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Thursday, January 13, 2011

The Lady's Slipper...Review

About the book:
1660. King Charles II has returned from exile, but memories of the English Civil War still rankle. There are old scores to settle, and religious differences threaten to overturn a fragile peace. 

When Alice Ibbetson discovers a rare orchid, the Lady’s Slipper, growing in a wood belonging to Richard Wheeler, she is captivated by its beauty— though Wheeler, a Quaker, is determined to keep the flower where God intended it to grow. Knowing that the orchid is the last of its kind, she steals the flower, little dreaming that her seemingly simple act will set off a chain of events that will lead to murder and exile, and change her life forever…

This one sounds so good, and from an historical standpoint it is.  It's a fascinating account of England in the 17th century as it recovers from Oliver Cromwell's parliamentary rule.  The novel also explores the origins and establishment of the Quaker religion.  I thought that using a rare flower as a main plot device was certainly unique and unusual and was one reason I was drawn to the book. The writing is lyrical and the descriptions vivid.

However, the story itself was simply not something that ultimately appealed to me.  I didn't really care for the characters and found myself more annoyed than enthralled.  This isn't a fast read, it's more of an ambitious one that can hamper a reader's enjoyment.  The sex scenes were unexpected, unnecessary and quite vulgar in their descriptions. 

I found the religious aspect fascinating, especially the lengths one character went to in order to become a Quaker and the ease with which another ultimately disregarded his Quaker faith. 

Thanks to Reading Group Gold (Macmillan/St. Martin's Press) for the opportunity to review this book.  You can learn more about Deborah Swift here.  You can purchase your own copy here.

Read 1/11

* *
2/5 Stars


  1. I don't think this is the book for me. Thanks for your review!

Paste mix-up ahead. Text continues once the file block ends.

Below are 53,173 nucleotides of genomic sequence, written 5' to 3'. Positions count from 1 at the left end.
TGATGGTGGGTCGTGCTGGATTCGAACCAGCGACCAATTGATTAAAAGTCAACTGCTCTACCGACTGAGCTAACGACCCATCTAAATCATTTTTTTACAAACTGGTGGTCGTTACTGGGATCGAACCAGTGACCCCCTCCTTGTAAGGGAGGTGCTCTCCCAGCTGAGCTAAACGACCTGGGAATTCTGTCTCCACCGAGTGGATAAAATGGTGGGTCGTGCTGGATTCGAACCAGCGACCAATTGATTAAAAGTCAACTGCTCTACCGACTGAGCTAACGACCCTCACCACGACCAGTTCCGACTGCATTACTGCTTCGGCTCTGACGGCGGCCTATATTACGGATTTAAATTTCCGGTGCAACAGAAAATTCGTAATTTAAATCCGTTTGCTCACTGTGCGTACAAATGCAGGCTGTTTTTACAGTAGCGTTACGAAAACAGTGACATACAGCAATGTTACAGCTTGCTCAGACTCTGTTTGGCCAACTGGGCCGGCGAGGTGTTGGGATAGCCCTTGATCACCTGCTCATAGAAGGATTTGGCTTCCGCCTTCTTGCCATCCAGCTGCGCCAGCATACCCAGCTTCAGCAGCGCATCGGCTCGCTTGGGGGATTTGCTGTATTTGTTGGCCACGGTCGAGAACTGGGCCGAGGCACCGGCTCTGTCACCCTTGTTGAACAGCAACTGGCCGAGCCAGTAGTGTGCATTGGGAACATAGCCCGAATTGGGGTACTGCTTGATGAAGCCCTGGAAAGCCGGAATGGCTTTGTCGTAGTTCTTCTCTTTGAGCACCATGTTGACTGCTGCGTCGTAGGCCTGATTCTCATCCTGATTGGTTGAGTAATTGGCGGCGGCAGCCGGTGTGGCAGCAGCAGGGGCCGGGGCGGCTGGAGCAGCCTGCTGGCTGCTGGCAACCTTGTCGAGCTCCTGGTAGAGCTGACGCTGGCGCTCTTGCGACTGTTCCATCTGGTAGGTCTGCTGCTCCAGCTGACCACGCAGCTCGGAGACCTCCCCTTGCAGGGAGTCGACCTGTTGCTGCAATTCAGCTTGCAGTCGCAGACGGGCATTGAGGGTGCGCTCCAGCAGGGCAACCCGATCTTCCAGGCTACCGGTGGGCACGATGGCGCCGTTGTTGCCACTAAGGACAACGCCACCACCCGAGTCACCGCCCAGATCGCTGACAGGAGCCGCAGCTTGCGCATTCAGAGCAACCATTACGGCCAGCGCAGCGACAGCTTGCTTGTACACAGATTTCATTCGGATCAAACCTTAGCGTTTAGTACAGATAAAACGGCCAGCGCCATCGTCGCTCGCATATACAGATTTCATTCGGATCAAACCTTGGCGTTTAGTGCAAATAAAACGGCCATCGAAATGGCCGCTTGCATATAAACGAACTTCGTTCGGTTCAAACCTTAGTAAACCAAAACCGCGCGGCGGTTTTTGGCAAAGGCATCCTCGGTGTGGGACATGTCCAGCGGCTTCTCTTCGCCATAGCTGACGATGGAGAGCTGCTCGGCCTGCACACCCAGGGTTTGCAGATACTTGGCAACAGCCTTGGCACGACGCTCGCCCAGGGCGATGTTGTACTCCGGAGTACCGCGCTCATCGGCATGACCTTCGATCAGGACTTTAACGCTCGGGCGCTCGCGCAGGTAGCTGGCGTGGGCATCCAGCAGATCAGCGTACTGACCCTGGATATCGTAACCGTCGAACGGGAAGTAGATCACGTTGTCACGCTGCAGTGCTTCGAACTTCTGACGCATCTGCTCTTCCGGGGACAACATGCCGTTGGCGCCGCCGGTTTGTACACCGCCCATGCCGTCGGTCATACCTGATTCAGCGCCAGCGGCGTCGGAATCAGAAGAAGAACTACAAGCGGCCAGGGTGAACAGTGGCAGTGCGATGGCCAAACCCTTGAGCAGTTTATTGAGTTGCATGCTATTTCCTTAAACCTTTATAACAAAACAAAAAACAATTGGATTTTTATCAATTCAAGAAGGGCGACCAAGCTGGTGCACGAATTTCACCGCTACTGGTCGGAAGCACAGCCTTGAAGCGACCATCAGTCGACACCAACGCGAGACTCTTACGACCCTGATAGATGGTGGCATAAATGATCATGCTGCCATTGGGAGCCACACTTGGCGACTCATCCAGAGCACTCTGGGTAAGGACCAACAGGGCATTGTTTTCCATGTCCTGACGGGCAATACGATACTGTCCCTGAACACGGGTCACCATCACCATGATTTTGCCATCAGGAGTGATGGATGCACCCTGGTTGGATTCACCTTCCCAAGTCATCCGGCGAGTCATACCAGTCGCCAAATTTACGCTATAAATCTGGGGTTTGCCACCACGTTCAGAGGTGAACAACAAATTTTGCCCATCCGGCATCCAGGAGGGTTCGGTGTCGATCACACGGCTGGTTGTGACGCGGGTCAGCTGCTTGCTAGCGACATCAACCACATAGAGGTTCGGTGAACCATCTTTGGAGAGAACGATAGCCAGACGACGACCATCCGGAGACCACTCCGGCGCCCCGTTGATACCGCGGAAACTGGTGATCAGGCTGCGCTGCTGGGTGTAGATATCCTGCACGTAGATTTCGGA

2. For a moment I thought the book would be right up my alley, but on further reading perhaps not? I do love a good historical fiction though.

  3. I want to give it 3 1/2 stars, it was good but very long and drawn out. The story was interesting, but the descriptions were huge and went on and on and on. Alice is lost and thinks she can somehow find herself in the propagation of a rare orchid, but she discovers that it only brings pain into her life. Richard is also lost and looking for something to help him get over the war and the horrors he had to live. They both need something, but neither knows what.
    Geoffrey is a piece of work who desperately is looking for a cure to his scaly skin. His search drives him a bit mad and the death of a old women drives him over the edge. The story revolves around the orchid and everyones obsession with it, Alice wants it for her sister, Geoffrey for its medicinal properties, Richard for its place in the world and the old women for its herbal value. Alice does realize she should never have touched it in the first place, but only after it was too late to change her future.
    Many innocent people are hurt because of this flower and because of the actions of others, this is how real life works most of the time. The end is good and even with the on and on and on the book went, I enjoyed the story and the ending. If I hadn't needed to review it I'm not sure I would have worked through it so fast. Lots of pages and many could have been cut to allow the story to be more easily discovered by the reader.